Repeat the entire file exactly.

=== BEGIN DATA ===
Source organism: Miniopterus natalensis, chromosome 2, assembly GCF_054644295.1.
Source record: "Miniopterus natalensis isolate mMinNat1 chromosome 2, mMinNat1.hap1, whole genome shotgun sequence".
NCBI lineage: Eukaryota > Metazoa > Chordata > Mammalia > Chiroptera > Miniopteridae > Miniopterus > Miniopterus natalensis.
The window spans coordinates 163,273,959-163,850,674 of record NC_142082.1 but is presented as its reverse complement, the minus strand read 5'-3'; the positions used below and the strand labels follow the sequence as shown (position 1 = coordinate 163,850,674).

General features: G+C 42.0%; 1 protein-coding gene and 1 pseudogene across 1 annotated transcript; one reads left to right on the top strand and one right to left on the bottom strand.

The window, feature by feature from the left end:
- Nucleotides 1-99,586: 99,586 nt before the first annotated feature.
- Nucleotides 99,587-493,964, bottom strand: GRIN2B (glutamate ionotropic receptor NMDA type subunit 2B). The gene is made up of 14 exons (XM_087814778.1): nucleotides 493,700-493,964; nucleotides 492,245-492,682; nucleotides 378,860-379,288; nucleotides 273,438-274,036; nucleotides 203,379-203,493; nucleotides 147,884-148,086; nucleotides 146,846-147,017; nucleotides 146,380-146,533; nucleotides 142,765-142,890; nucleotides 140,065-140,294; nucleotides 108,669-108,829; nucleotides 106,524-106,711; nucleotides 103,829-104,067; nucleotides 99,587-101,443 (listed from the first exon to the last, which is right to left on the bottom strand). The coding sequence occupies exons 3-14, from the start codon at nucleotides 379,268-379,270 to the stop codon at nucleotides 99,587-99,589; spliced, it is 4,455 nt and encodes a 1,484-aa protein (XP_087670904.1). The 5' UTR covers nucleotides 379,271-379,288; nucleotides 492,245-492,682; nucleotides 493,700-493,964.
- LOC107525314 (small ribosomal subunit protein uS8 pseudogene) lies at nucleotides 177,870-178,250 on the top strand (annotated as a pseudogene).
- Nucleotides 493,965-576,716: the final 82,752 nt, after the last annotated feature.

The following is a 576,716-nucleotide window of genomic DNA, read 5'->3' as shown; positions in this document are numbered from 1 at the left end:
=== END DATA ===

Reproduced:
Source organism: Miniopterus natalensis, chromosome 2, assembly GCF_054644295.1.
Source record: "Miniopterus natalensis isolate mMinNat1 chromosome 2, mMinNat1.hap1, whole genome shotgun sequence".
NCBI lineage: Eukaryota > Metazoa > Chordata > Mammalia > Chiroptera > Miniopteridae > Miniopterus > Miniopterus natalensis.
The window spans coordinates 163,273,959-163,850,674 of record NC_142082.1 but is presented as its reverse complement, the minus strand read 5'-3'; the positions used below and the strand labels follow the sequence as shown (position 1 = coordinate 163,850,674).

General features: G+C 42.0%; 1 protein-coding gene and 1 pseudogene across 1 annotated transcript; one reads left to right on the top strand and one right to left on the bottom strand.

The window, feature by feature from the left end:
- Nucleotides 1-99,586: 99,586 nt before the first annotated feature.
- Nucleotides 99,587-493,964, bottom strand: GRIN2B (glutamate ionotropic receptor NMDA type subunit 2B). The gene is made up of 14 exons (XM_087814778.1): nucleotides 493,700-493,964; nucleotides 492,245-492,682; nucleotides 378,860-379,288; nucleotides 273,438-274,036; nucleotides 203,379-203,493; nucleotides 147,884-148,086; nucleotides 146,846-147,017; nucleotides 146,380-146,533; nucleotides 142,765-142,890; nucleotides 140,065-140,294; nucleotides 108,669-108,829; nucleotides 106,524-106,711; nucleotides 103,829-104,067; nucleotides 99,587-101,443 (listed from the first exon to the last, which is right to left on the bottom strand). The coding sequence occupies exons 3-14, from the start codon at nucleotides 379,268-379,270 to the stop codon at nucleotides 99,587-99,589; spliced, it is 4,455 nt and encodes a 1,484-aa protein (XP_087670904.1). The 5' UTR covers nucleotides 379,271-379,288; nucleotides 492,245-492,682; nucleotides 493,700-493,964.
- LOC107525314 (small ribosomal subunit protein uS8 pseudogene) lies at nucleotides 177,870-178,250 on the top strand (annotated as a pseudogene).
- Nucleotides 493,965-576,716: the final 82,752 nt, after the last annotated feature.

The following is a 576,716-nucleotide window of genomic DNA, read 5'->3' as shown; positions in this document are numbered from 1 at the left end: